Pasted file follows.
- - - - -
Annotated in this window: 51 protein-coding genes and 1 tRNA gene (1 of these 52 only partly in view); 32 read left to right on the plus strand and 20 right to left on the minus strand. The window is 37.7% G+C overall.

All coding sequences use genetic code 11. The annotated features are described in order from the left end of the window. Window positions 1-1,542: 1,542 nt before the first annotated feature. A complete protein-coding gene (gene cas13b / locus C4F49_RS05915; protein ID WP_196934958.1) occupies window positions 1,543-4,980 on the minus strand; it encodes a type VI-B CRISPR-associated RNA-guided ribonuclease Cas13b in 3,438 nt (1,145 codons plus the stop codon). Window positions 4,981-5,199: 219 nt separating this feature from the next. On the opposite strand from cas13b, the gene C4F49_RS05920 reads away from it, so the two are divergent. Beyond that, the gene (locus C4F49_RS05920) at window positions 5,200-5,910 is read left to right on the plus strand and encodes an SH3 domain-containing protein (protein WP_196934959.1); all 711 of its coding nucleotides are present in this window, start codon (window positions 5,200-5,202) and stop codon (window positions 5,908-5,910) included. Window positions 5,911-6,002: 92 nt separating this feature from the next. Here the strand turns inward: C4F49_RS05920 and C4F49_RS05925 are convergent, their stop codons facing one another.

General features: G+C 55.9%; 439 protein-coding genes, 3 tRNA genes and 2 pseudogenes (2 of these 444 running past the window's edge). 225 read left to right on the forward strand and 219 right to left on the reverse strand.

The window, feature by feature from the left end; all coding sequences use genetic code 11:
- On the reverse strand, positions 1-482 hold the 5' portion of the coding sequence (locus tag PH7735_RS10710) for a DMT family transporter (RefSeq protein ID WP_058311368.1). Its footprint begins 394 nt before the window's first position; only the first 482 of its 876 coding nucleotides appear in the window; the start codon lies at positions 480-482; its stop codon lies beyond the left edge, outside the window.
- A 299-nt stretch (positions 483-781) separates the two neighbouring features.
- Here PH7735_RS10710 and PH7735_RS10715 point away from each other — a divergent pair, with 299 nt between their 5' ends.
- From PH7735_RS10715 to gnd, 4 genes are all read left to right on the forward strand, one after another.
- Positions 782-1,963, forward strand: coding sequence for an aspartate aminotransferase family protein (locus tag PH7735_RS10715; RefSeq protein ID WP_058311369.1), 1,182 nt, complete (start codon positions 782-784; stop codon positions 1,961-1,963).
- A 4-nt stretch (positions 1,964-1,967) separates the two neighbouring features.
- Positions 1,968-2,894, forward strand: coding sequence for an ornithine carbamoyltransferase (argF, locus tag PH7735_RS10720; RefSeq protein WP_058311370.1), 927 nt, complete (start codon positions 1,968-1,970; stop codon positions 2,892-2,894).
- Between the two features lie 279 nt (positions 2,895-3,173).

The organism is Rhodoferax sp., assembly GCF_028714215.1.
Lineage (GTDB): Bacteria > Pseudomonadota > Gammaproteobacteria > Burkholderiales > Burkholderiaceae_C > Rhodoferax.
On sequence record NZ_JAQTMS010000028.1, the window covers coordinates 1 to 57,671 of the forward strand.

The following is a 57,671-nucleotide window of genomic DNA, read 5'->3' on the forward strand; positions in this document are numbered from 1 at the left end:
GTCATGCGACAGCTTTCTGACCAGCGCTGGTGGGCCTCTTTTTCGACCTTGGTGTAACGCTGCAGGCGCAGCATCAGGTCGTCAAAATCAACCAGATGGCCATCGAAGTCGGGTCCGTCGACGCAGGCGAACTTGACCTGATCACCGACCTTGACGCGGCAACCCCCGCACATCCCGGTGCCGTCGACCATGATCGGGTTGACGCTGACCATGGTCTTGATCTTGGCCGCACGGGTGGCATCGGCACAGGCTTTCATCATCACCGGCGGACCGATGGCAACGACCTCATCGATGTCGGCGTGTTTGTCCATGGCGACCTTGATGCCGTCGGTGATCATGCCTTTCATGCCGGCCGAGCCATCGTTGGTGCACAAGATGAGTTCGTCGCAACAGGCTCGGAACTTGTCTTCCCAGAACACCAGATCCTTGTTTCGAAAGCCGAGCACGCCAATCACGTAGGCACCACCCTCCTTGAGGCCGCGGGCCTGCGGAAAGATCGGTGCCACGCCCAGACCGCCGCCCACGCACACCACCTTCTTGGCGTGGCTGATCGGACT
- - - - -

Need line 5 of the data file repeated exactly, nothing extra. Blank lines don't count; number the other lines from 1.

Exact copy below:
- On the reverse strand, positions 1-482 hold the 5' portion of the coding sequence (locus tag PH7735_RS10710) for a DMT family transporter (RefSeq protein ID WP_058311368.1). Its footprint begins 394 nt before the window's first position; only the first 482 of its 876 coding nucleotides appear in the window; the start codon lies at positions 480-482; its stop codon lies beyond the left edge, outside the window.